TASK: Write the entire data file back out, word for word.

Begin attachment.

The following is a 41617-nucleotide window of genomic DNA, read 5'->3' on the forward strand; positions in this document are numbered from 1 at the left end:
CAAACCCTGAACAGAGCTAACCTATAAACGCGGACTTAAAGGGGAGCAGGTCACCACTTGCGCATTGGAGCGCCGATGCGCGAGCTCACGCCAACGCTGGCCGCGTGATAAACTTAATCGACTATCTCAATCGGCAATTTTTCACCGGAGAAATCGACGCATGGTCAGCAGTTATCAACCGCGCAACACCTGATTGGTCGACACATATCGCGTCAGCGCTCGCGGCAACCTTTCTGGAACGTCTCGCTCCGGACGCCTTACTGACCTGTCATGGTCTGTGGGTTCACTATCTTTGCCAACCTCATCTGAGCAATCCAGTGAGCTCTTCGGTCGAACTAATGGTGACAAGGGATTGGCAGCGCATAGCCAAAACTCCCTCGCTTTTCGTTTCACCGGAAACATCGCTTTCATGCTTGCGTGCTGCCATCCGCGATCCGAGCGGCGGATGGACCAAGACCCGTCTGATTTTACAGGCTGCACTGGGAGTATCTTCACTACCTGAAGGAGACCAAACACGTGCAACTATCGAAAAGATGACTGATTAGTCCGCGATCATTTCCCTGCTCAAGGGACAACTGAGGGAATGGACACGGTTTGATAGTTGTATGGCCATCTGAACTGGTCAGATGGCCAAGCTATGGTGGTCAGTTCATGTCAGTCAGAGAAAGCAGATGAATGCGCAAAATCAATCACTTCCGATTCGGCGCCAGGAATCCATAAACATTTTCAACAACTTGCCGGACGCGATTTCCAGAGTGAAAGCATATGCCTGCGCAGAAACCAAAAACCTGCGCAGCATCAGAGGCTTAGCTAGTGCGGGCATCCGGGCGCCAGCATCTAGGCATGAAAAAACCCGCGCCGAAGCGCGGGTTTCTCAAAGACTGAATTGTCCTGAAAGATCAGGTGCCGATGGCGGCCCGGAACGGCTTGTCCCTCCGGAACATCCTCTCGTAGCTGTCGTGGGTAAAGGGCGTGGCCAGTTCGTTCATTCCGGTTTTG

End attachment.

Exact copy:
The following is a 41617-nucleotide window of genomic DNA, read 5'->3' on the forward strand; positions in this document are numbered from 1 at the left end:
CAAACCCTGAACAGAGCTAACCTATAAACGCGGACTTAAAGGGGAGCAGGTCACCACTTGCGCATTGGAGCGCCGATGCGCGAGCTCACGCCAACGCTGGCCGCGTGATAAACTTAATCGACTATCTCAATCGGCAATTTTTCACCGGAGAAATCGACGCATGGTCAGCAGTTATCAACCGCGCAACACCTGATTGGTCGACACATATCGCGTCAGCGCTCGCGGCAACCTTTCTGGAACGTCTCGCTCCGGACGCCTTACTGACCTGTCATGGTCTGTGGGTTCACTATCTTTGCCAACCTCATCTGAGCAATCCAGTGAGCTCTTCGGTCGAACTAATGGTGACAAGGGATTGGCAGCGCATAGCCAAAACTCCCTCGCTTTTCGTTTCACCGGAAACATCGCTTTCATGCTTGCGTGCTGCCATCCGCGATCCGAGCGGCGGATGGACCAAGACCCGTCTGATTTTACAGGCTGCACTGGGAGTATCTTCACTACCTGAAGGAGACCAAACACGTGCAACTATCGAAAAGATGACTGATTAGTCCGCGATCATTTCCCTGCTCAAGGGACAACTGAGGGAATGGACACGGTTTGATAGTTGTATGGCCATCTGAACTGGTCAGATGGCCAAGCTATGGTGGTCAGTTCATGTCAGTCAGAGAAAGCAGATGAATGCGCAAAATCAATCACTTCCGATTCGGCGCCAGGAATCCATAAACATTTTCAACAACTTGCCGGACGCGATTTCCAGAGTGAAAGCATATGCCTGCGCAGAAACCAAAAACCTGCGCAGCATCAGAGGCTTAGCTAGTGCGGGCATCCGGGCGCCAGCATCTAGGCATGAAAAAACCCGCGCCGAAGCGCGGGTTTCTCAAAGACTGAATTGTCCTGAAAGATCAGGTGCCGATGGCGGCCCGGAACGGCTTGTCCCTCCGGAACATCCTCTCGTAGCTGTCGTGGGTAAAGGGCGTGGCCAGTTCGTTCATTCCGGTTTTG